Mini Autumn Book Haul

imageOk, it’s official: I have a problem.

I don’t know what it is about me and buying books. It’s like I think that if I don’t own it, I’ll never read it. Helloooo, that is what libraries are for. They even have the hold system to make sure you always have a book to read. And the renew feature so you can finish books at your own pace.

So maybe I buy books because otherwise I won’t remember that I wanted to read them. Well, I’m pretty sure that is a top feature of GoodReads for many people, keeping track of books on your shelves, what you’re reading, what you want to read, and even adding books to such lists without having to buy them and then completely rearrange your bookshelf to get them to fit.

But still, I see the need to shop for books every few weeks. The books in this little haul are the result of me pity-shopping. My logic: Self, you stressed over a test; you deserve the sanctuary of a bookstore. I think this is just one way of helping me be stressed about money, but hey, if the worst thing I binge buy is literature, I think we’re good.

imageThe first book I picked up was Margaret Atwood’s latest novel The Heart Goes Last. On promotion for $15 in hardcover, I didn’t think I could go wrong. I started reading it a few days ago, and I am hooked. Mini series, it’s set in a future America where a giant economic crisis has left hundreds of thousands of people without work, living in their vehicles, and forming gangs for protection. And then comes the chance to move to the Twin City of Consilience/Positron: a new project designed to solve both unemployment and organized crime. Participants in this project are given a nice home to live in, with three meals per day, and a job in the community. . . but only for six months out of the year. Every second month, they are sent to the Positron prison to serve out a month-long term as a prisoner, while Alternates move into their home. And so the process repeats. This is all I really know about the book, but it is such an addictive read, and when I finish it, I will most likely be doing a review post, so keep a lookout for that.

imageThe second book is Juliet Was a Mistake by Bill Gaston. This collection of short stories focuses in on the lives of people who are often at the periphery of society’s spotlight: a tree surgeon, a schizophrenic, a pizza delivery guy. From the few stories I have read so far, this collection seems to focus on the consequences of misinterpretation. You know, like when you think that guy likes you, but really, he likes your best friend. I haven’t read any of Gaston’s work before, but I have heard that he is most well-known for his short stories, so I have high hopes for this book.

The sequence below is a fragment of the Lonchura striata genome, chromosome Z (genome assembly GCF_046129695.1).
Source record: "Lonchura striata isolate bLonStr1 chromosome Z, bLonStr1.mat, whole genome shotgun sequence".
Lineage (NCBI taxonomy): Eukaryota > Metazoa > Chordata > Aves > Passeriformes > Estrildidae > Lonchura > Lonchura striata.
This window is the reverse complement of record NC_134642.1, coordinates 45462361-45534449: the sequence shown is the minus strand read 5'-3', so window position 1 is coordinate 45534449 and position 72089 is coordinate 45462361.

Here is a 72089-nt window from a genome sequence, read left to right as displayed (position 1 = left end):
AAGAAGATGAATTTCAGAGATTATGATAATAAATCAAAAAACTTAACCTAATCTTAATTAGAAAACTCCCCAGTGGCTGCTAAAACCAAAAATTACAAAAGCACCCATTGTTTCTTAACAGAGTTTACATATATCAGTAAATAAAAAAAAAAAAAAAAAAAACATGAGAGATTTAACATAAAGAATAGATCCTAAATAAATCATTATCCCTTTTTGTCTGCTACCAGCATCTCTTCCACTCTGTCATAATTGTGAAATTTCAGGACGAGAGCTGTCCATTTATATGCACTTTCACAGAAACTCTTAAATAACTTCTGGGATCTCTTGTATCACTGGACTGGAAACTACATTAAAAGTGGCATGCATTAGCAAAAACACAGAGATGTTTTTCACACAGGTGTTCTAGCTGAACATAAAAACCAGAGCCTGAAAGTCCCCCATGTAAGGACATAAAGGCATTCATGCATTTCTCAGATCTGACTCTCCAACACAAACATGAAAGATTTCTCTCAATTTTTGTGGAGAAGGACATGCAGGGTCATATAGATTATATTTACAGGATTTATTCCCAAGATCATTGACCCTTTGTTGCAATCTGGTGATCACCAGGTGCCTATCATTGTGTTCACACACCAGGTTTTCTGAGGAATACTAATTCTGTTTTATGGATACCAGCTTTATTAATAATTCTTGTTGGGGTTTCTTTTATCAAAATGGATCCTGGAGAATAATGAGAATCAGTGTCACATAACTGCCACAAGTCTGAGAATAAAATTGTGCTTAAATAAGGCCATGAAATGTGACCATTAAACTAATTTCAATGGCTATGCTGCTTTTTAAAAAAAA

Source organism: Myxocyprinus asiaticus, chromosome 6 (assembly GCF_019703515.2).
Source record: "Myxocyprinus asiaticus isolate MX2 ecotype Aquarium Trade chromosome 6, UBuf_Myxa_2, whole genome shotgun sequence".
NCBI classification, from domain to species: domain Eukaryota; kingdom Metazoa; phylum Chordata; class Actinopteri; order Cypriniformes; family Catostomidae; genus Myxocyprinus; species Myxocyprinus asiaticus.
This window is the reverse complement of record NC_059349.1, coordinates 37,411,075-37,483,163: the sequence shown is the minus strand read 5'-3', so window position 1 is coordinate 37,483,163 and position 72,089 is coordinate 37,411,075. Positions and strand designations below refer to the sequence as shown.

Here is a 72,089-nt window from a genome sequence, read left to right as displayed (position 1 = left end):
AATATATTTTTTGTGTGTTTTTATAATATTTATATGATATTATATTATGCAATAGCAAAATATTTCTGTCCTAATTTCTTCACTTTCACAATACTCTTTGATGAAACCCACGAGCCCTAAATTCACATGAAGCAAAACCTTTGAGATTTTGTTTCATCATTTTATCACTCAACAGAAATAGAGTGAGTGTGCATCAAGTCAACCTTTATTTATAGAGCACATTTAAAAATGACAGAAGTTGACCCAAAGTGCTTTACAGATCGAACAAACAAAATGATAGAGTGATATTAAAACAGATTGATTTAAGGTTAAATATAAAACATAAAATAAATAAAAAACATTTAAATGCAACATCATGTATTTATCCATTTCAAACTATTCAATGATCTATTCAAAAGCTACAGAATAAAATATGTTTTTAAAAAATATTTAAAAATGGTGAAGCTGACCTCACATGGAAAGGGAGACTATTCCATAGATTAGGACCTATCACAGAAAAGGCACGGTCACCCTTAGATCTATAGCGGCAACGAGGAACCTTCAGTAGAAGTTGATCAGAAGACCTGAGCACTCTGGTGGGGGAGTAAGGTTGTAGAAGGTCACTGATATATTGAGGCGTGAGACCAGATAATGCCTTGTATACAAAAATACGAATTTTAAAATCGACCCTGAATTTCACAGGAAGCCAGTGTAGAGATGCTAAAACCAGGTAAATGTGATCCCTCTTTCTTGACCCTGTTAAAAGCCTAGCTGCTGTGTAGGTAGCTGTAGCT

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The last book is All the Words Are Yours: Haiku on Love by Tyler Knott Gregson. It was so weird stumbling upon this book because not a week ago, I reviewed Gregson’s first book Chasers of the Light. I didn’t even know a new book had been released, but when I saw it, I had to scoop it up. I am reading a few of the haikus each day because as much as I want to binge read them, I want to savour them.

Have you read any of these books before??? What did you think of them???

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Chasers of the Light by Tyler Knott Gregson

IMG_6144I picked up this book from Chapters way back in spring, and even mentioned it in a book haul post, but it got stuck near the bottom of my TBR pile, and it wasn’t unearthed until about a week ago when I did a major overhaul of my bookshelf organization system.

I started reading the poems in this book yesterday afternoon, and had them finished by the end of the day they were so good. I didn’t want to put the book down, so I ended up toting it to all of my classes and reading during lectures (oops . . . ) But then this morning I picked the book up again and started re-reading them all, knowing something new would be revealed the second time.

The poems are part of what Tyler Knott Gregson calls the typewriter series, which shows his ongoing love of crafting poetry using whatever paper is at hand, and the permanence of typewriter ink. The best way I can describe these poems is that they are recordings of the poet’s stream of consciousness, yet at the same time sound as though they were crafted with such care and attention that they must have been written over long expanses of time.

IMG_6143A neat feature about this book is that it is as much a book of photography as it is a book of poetry. As you can see in the photo on the right, the poems are written on anything, such as a library book slip, or the last page of a book. The way these poems are typed on such paper fragments and photographed in this book makes them seem haphazardly, but their words ring so true and are so thought-provoking that they must have been written with gentle finger strokes on keys, and pauses in between every few words to ensure they said everything Gregson wanted them to, and hid even more in the spaces between.

Just to give you a little hint of what these poems are about, I’ve included a larger scale of the picture above so you can read two of these incredible poems. The one on the right is one of my favourites 🙂 🙂

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Have you read this book before??? What did you think???

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